“College Principals have escalated this serious concern to the County Council and to the Combined Authority, in its role as Transport Authority for the region.”
Damning of how central government has utterly failed successive cohorts of young adults and students by failing to provide enough public transport to enable them to get to places of learning & learn the skills they need.
You can also read about Cllr Sam Davies’ experience catching the bus from Cambridge to Huntingdon. It’s a journey I did nearly a decade ago to deliver a social media workshop to councillors there. I wouldn’t recommend it to anyone.
The options according to Combined Authority officers:
- “A universal Travel Card for 16–18-year-olds in education, training, or employment. This could either be subsidised (like WMCA) or free (like GMCA)
- A targeted Travel Card for 16–18-year-old for specific groups of young people such as low-income, looked-after, care leavers etc.
- A voucher system administered by colleges, providing a central subsidy to colleges and training providers for running bus services and for public services”
The options Mayor Dr Nik Johnson has available ultimately depend on the amount of money The Treasury are willing to give him. Furthermore, bus policy is his flagship policy. Whether you agree with him or not, he said he would prioritise significantly improving bus services across the county over and above big infrastructure projects like light rail. Therefore the options here will need to be consistent with what he proposes for improving bus services.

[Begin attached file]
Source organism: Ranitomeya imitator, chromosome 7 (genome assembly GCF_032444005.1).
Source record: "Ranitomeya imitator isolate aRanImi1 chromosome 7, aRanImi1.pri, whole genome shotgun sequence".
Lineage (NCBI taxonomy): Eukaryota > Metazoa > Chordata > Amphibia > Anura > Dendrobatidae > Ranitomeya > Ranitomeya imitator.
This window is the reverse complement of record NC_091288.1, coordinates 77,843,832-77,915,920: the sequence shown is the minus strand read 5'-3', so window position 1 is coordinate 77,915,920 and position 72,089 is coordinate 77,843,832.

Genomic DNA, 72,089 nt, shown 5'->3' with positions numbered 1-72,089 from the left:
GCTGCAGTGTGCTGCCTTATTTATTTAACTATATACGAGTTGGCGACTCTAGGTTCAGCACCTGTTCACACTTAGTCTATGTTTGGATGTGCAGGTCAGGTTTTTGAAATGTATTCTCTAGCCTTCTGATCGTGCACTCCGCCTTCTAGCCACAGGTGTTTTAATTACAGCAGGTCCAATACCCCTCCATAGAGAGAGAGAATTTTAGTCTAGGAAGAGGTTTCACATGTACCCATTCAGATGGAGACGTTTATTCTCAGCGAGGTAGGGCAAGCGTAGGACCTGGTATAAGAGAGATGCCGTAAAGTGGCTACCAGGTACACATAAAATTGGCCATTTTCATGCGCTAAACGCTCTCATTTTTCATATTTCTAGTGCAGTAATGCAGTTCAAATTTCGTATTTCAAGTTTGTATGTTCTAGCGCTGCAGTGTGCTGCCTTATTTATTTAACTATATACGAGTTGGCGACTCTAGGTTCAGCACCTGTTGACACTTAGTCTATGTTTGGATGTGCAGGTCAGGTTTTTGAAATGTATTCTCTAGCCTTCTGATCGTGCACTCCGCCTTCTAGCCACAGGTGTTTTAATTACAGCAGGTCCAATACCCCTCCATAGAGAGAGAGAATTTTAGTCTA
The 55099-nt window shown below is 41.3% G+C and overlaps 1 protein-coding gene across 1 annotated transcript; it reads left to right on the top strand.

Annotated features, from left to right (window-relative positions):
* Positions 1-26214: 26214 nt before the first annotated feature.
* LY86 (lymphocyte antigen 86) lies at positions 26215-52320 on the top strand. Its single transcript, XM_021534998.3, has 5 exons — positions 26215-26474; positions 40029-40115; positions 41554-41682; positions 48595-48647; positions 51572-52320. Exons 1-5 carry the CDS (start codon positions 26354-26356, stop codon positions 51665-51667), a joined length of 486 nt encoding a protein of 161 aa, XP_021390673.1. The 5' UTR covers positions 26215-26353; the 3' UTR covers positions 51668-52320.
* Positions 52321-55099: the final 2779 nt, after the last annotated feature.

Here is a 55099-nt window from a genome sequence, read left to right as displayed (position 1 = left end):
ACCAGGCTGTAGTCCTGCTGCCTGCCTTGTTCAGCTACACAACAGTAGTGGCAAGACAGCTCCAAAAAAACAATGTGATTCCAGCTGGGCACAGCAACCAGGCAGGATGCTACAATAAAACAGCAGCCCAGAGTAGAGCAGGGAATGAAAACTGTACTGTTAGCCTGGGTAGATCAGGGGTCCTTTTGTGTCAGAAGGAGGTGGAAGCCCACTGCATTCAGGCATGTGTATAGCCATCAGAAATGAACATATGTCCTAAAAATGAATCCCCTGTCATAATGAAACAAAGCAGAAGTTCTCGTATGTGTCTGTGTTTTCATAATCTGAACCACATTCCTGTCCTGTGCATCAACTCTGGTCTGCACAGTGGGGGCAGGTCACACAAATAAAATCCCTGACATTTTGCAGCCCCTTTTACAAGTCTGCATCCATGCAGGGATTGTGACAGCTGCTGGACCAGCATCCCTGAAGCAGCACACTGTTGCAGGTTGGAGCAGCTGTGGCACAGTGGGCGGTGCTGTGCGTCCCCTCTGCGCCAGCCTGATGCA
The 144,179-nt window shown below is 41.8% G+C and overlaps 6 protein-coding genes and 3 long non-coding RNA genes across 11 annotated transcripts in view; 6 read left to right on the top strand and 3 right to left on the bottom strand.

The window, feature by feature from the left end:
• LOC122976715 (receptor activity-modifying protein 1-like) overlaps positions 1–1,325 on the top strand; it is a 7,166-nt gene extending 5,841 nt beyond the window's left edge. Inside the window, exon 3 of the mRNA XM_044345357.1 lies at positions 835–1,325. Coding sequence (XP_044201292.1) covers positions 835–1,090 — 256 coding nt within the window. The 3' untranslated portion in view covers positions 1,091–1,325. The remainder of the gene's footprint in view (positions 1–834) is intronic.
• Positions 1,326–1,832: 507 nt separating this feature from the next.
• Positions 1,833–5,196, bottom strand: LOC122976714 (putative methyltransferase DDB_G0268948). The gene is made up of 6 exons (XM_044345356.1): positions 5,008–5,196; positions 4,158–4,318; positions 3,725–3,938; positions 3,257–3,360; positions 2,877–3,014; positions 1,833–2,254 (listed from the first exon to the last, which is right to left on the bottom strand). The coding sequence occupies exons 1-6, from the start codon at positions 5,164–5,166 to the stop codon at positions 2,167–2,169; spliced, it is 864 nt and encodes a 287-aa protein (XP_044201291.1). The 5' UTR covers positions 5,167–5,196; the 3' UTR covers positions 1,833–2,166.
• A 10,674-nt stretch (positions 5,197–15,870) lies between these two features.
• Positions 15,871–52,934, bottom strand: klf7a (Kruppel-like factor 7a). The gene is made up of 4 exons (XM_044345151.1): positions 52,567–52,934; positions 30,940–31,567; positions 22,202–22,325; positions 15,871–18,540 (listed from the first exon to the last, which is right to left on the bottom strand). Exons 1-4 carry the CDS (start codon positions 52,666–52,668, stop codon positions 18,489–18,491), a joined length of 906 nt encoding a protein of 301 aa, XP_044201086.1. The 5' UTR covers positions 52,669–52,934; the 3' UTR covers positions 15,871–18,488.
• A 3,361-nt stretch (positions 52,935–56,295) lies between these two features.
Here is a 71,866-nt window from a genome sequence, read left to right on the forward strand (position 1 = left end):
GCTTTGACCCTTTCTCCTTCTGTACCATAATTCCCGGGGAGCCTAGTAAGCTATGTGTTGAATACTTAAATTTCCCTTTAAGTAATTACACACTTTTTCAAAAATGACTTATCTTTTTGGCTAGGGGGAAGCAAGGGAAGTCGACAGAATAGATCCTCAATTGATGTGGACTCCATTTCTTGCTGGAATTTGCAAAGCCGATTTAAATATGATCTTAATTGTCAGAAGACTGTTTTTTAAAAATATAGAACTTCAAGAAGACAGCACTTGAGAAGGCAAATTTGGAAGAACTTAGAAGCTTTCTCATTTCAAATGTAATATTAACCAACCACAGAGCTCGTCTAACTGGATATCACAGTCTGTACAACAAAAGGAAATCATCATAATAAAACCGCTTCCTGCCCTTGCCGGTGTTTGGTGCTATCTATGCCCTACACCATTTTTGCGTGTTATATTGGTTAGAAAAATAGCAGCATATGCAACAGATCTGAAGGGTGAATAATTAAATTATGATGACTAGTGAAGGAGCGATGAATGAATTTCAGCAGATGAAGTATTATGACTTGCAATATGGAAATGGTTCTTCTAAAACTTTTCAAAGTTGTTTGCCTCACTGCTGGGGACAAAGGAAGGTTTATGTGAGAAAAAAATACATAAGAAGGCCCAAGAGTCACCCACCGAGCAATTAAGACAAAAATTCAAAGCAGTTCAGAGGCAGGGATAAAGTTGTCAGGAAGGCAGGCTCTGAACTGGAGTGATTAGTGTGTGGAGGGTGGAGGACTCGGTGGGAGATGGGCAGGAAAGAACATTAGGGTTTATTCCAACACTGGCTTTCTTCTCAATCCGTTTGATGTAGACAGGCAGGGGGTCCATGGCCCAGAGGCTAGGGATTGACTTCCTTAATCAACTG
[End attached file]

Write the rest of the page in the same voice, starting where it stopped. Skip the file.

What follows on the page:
“Do most adults (especially those of us in Cambridge & Peterborough) understand how important decent bus services are for young people in small towns and rural areas?”
I learnt the hard way at University down in Brighton – but the problem was having a campus-based university in the countryside that had poor transport access to-and-from the city. In hindsight this was one of many things that was to have a devastating effect on my mental health. It took up to 90 minutes on the bus each way in my second year. I never forgave the institution for the indifference it showed to so many generations of students.
Part of the problem is too many institutions are located too close to each other – in South Cambridge in particular.
In a previous blogpost I asked:
“Who made the decision to cram half the county’s 16-19 year olds into a single council ward in Cambridge?”Cambridge Town Owl 03 Oct 2021
Turns out it was over the last 50 years that politicians decided to establish two specialist A-level colleges from the restructure of secondary education in Cambridgeshire in the 1970s. This meant converting the Cambridgeshire County High School for Girls into Long Road Sixth Form College, and the County High School for Boys (one previous headmaster, Olivia Newton John’s Dad) into Hills Road Sixth Form College. Only a few years before, The Perse Boys School had moved out from next to Parker’s Piece out to where it is now, almost halfway between the two state sixth form colleges.